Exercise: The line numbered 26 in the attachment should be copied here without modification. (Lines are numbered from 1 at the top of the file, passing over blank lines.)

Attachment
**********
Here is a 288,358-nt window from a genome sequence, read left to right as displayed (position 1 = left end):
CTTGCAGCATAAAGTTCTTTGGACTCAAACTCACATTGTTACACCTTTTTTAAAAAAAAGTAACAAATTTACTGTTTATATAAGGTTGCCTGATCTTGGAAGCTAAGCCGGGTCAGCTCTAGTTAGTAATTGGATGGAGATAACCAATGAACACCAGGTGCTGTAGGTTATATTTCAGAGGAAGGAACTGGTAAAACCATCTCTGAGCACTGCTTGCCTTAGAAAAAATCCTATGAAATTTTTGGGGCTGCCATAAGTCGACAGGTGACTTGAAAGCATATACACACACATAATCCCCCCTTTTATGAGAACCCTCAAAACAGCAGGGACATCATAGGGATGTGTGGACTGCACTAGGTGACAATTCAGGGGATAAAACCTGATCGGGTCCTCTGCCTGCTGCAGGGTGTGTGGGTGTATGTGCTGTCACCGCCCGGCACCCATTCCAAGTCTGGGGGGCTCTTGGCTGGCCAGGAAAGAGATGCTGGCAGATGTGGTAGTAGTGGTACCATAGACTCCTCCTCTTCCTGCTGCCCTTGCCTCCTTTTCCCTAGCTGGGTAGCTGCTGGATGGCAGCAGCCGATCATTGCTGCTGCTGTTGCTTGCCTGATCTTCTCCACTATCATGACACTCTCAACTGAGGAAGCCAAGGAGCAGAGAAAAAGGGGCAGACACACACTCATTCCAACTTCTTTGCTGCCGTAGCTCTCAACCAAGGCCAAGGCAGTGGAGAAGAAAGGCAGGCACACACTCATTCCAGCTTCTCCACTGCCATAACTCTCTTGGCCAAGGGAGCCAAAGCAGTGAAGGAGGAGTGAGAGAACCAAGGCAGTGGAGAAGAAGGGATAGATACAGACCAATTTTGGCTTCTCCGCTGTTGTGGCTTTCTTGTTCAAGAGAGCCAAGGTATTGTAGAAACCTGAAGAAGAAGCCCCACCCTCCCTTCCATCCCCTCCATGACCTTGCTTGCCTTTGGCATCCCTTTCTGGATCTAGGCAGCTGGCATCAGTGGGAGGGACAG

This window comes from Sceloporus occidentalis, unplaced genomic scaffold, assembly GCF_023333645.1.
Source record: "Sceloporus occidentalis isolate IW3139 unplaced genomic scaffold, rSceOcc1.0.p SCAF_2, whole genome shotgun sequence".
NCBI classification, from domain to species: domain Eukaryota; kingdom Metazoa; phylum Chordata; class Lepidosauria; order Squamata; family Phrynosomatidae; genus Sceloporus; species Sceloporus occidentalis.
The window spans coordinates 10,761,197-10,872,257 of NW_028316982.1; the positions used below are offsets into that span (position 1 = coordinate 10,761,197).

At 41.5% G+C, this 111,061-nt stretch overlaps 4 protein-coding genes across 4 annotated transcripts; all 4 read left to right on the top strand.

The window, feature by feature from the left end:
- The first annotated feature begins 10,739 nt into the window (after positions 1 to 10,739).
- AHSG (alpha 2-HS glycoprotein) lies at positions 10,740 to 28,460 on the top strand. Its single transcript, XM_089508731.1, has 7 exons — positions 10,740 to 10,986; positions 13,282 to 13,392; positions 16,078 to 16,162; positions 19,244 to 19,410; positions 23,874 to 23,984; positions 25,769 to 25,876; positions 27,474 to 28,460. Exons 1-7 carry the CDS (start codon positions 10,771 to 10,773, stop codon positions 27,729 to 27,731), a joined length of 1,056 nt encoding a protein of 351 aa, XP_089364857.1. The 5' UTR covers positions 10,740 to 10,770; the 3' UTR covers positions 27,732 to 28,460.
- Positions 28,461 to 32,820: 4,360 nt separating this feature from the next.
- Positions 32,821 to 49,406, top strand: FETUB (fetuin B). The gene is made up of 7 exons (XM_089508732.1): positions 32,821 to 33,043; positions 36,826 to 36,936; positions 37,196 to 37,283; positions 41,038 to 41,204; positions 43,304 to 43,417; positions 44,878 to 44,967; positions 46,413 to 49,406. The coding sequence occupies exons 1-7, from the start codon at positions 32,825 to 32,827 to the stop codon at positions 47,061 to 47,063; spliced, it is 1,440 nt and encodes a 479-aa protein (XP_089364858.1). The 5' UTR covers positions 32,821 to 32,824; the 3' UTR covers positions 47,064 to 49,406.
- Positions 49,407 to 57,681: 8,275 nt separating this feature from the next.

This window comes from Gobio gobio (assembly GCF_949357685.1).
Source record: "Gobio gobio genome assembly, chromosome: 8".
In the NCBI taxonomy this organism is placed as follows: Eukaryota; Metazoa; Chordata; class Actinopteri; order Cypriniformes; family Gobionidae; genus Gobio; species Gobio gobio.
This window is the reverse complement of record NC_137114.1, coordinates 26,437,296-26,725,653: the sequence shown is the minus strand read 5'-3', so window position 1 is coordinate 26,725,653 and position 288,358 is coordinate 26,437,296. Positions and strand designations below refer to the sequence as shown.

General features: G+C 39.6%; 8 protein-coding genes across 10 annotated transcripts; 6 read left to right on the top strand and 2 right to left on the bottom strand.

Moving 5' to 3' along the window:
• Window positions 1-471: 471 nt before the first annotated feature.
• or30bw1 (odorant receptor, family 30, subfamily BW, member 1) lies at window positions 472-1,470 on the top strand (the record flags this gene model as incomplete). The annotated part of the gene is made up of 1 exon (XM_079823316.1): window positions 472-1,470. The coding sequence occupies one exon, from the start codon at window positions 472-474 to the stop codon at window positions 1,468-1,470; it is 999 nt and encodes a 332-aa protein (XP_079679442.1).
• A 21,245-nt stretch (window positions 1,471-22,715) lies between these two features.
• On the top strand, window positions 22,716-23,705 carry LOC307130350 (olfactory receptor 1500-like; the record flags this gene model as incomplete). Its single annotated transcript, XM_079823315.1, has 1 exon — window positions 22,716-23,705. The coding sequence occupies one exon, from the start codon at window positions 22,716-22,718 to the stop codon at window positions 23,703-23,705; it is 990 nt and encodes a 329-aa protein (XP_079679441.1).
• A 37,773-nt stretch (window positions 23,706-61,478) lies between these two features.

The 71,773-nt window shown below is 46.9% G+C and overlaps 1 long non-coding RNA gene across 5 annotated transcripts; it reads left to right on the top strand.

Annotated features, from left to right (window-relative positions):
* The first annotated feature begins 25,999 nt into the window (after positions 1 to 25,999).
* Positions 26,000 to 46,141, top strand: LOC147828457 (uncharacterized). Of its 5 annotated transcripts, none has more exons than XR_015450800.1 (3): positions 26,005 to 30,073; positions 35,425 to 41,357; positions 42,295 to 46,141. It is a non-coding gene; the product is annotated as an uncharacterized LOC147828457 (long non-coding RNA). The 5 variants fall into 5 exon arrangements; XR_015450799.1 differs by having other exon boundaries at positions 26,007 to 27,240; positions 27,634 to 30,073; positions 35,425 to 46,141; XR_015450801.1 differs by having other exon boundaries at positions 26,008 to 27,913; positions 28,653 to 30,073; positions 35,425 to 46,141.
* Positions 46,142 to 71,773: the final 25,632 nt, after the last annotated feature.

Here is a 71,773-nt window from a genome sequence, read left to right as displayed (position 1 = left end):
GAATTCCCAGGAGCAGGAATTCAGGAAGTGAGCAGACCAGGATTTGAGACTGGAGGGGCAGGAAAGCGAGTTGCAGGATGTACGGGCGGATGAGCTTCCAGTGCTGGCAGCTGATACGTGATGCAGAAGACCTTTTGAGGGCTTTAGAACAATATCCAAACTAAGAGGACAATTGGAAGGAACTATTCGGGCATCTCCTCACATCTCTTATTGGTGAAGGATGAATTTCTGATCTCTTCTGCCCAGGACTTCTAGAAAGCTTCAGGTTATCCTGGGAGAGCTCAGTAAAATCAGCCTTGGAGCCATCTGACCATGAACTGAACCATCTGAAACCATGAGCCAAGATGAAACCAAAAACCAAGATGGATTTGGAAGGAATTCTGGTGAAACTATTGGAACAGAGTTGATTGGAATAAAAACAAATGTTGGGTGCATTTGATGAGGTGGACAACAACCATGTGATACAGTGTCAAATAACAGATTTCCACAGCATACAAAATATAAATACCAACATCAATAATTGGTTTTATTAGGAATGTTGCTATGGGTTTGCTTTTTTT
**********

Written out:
Annotated features, from left to right (window-relative positions):